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This paper tries to analyze the development of digital convergence in Taiwan and to come up with suggestions about current policies and corresponding revisions to laws and regulations. To adapt to changes in the digital age, the National Communications Commission , Taiwan’s governing agency for the telecommunications and communications media industries, has made efforts to speed up the convergence by breaking monopoly and offering a variety of platforms for competition on the one hand while establishing an objective calling for promoting cultural pluralism and safeguarding public rights and interests on the other. It is only appropriate for the NCC and other government agencies concerned to provide a stimulating market environment in which laws and decrees are relaxed and public order is maintained. Revisions can be made in such aspects as to ensure market order, foster industrial development, and protect rights and interests of consumers in line with the principle of “general business deregulation and tough control on content.”

1. Foreword

With rapid changes in technology, the role and boundary of conventional media have become blurred. Advances in computers, communications, consumer electronics, and digital contents have led to their merging, or convergence, which has been now dubbed 4C, a trend that is unlikely to be reversed . Joining the forces are, but not limited to, such new products as 3G cell phone, mobile TV, and video on demand . Cross-industry business is now the “in” thing.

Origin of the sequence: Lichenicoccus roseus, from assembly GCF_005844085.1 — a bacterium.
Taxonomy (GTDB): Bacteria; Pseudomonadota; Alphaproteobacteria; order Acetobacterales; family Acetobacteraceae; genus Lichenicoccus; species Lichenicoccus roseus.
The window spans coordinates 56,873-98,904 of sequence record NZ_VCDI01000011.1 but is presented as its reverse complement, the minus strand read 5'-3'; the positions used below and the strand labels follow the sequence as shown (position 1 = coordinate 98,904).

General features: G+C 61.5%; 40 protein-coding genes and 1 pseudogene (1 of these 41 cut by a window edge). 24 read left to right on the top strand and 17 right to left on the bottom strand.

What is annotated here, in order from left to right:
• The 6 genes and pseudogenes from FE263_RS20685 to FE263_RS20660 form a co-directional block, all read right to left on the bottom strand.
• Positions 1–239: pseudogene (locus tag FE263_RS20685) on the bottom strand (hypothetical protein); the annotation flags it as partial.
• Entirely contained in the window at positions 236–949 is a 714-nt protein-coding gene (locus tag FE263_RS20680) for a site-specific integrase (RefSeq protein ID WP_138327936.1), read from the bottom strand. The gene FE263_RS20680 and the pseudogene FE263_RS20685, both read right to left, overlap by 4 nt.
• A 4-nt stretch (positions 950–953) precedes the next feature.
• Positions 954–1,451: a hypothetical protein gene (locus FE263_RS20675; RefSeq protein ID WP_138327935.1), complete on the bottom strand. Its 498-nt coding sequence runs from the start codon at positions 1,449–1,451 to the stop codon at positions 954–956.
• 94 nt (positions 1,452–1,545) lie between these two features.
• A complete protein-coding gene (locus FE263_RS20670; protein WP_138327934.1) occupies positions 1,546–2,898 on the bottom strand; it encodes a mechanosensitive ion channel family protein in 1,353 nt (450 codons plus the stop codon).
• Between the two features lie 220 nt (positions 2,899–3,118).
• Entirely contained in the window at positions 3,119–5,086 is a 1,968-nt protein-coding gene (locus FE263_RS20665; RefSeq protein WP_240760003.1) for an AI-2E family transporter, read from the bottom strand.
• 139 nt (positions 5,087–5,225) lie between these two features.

The NCC was officially set up in March 2006, an independent agency viewed as Taiwan’s innovation in its governing system over the telecom and communications media industries. In its 2006 administrative report, the NCC listed its first objective as “promoting competition for efficiency in digital convergence.” It then made revisions to laws and rules as its focal points in administration, which include removing unnecessary administrative restrictions by undergoing revisions to telecom and communications media laws in reaction to the needs in digital convergence .